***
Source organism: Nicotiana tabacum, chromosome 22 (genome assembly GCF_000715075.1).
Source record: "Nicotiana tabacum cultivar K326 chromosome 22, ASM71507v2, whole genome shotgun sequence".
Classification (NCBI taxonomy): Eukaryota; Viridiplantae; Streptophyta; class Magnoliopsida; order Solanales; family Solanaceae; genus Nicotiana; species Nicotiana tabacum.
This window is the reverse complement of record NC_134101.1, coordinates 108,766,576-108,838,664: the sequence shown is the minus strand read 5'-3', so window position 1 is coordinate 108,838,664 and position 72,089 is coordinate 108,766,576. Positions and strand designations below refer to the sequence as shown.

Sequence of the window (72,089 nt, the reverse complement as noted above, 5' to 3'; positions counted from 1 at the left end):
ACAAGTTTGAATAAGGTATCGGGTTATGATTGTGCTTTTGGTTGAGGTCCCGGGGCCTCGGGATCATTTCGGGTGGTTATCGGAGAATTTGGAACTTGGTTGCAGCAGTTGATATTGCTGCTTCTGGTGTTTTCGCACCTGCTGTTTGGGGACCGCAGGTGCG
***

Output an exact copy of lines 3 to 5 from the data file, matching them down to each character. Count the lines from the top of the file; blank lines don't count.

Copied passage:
Classification (NCBI taxonomy): Eukaryota; Viridiplantae; Streptophyta; class Magnoliopsida; order Solanales; family Solanaceae; genus Nicotiana; species Nicotiana tabacum.
This window is the reverse complement of record NC_134101.1, coordinates 108,766,576-108,838,664: the sequence shown is the minus strand read 5'-3', so window position 1 is coordinate 108,838,664 and position 72,089 is coordinate 108,766,576. Positions and strand designations below refer to the sequence as shown.

Sequence of the window (72,089 nt, the reverse complement as noted above, 5' to 3'; positions counted from 1 at the left end):